".... they haven’t looked into the Palytoxin group of biotoxins (including PlTX, 42-hydroxypalytoxin, homo-, bishomo-, neo-, deoxypalytoxin, ostreocin-D, ovatoxin-A and mascarenotoxins (A and B)) – very toxic compounds which I believe have previously been found around New Zealand. These toxins are predominantly produced by marine zoanthids (Palythoa ssp.) and dinoflagellates (Ostreopsis spp.). Incidences of (human) exposure have been linked to touching zoanthids, consuming seafood – fish and crabs. Death is extremely fast and usually due to heart failure. So it rather depends on what Penguins eat (I don’t really know anything about penguins). If penguins have a very different diet from other seabirds then it may explain why it’s only affecting them"

"My first thought was also biotoxins from HABs (e.g. domoic acid); but this has been ruled out already I see. Without details I can only assume the methods used were adequate (our studies (e.g. Downes-Tettmar, N., Rowland, S., Widdicombe, C., Woodward, M. and Llewellyn, C. (2013) Seasonal variation in Pseudo-nitzschia spp. and domoic acid in the Western English Channel. Continental Shelf Research 53, 40-49. [doi: 10.1016/j.csr.2012.10.011]) showed that methods used for assaying shellfish etc for domoic acid (e.g. ELISA) were not-at least in our hands- the best for assaying algae and maybe not in birds either). LC-MS was the best method we found. But I expect experts more knowledgeable than me about biotoxins have done it in NZ.

If something on the bottom floor is suspected- has analysis of the sediments been done in an area where the birds are known to feed-or is that too big an area to be possible? Water soluble compounds would obviously tend to stay in the water, but hydrophobic compounds might sink with sediments, especially if sewage-related"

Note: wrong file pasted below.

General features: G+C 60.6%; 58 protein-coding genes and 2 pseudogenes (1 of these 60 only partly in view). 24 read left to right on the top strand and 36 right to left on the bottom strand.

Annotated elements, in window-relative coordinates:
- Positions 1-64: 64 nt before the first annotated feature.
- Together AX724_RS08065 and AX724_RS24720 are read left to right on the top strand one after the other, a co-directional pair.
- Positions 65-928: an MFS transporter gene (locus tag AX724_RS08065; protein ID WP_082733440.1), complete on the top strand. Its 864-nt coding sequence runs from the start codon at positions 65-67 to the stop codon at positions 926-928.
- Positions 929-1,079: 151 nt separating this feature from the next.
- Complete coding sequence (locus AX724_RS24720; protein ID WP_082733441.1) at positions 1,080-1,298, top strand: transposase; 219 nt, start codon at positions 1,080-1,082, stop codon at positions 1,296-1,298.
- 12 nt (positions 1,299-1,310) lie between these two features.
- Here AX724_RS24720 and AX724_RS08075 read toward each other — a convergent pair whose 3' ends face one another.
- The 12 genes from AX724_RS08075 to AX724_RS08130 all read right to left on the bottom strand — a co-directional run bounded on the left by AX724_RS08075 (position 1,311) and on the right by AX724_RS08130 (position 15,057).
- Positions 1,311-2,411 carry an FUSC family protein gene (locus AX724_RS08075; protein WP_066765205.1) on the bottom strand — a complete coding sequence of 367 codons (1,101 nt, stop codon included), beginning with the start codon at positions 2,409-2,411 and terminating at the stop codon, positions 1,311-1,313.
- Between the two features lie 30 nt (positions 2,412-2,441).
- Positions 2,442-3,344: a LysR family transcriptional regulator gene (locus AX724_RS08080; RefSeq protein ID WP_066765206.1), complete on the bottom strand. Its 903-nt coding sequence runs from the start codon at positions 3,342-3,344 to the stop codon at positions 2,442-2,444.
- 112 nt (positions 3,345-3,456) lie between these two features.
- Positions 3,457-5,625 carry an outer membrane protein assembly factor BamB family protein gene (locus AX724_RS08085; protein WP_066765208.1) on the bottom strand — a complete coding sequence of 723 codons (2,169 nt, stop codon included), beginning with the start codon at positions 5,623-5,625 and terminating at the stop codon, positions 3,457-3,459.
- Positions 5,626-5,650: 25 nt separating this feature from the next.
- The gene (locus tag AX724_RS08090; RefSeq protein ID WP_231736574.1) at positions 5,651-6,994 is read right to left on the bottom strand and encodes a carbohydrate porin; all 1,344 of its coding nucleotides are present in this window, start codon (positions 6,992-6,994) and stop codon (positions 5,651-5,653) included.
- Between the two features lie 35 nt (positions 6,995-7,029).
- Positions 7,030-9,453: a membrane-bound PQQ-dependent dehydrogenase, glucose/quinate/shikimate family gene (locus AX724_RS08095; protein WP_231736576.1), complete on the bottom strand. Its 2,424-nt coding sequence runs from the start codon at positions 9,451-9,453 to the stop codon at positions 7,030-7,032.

I hope these help, Regards Tony

Ursula Ellenberg

Ursula Ellenberg

Thank you for all your great feedback.

Unfortunately, the event is not over yet. Another adult yellow-eyed penguin from the Otago Peninsula has been collected sick on Saturday afternoon and died early Sunday (3.03.2013). Mel Young described symptoms as “panting hard and the feet, beak and eye margins were very reddened but cold to the touch. The exhalation was wheezy […]”. The bird had extremely orange eyes (usually yellow, hence the name) and vent was blood stained. The post-mortem came back today confirming blood in the intestinal track and else symptoms were similar to the other dead birds sent up.

Any protozoa or bacterial infection including Avian Cholera has been excluded in all cases. (Thanks again Lisa for you interesting paper on Cape Cormorants!). Liver samples are currently being tested for heavy metals and we expect results back this week. Virus screening is still underway for completeness; however, experts note that they “can’t think of a virus that would kill these birds without leaving some footprint”. Hence, we are back to (bio)toxins as the most likely cause of death. Saxotoxin has been screened for in 3 birds and also came back negative (Thanks Silje-Kristin!).

Interesting to learn that toxin screening results will greatly depend on the methods used – still in the process of chasing this up. Thank you Tony, also about bringing up the Palytoxin group of biotoxins! Sediment samples are currently being screened for heavy metals, but kept for further toxin screening (we have not yet found the money for this).

While fixing water samples for plankton analysis (currently underway to narrow down which other biotoxins we should be screening for) using lugol’s iodine we noticed that most bottles turned brown in colour as they do with iodine, while one sample bottle – interestingly the one from the bottom water sample closest to a sewage outlet (which is at the seafloor) turned bright pink. The bottles were all made from type 2 plastics (high-density polyethylene). Any ideas what could cause such a colour reaction?

We are currently trying to narrow down the potential toxins we need to screen for so as to keep related costs manageable. As such we are interested in any toxic agents that could bypass the recently commissioned biological stage of the sewage treatment without causing the stock to collapse completely (it has been instable throughout January). Several other potential sources of toxins are also currently being investigated.

Thanks again for all your help and keep up the great feedback!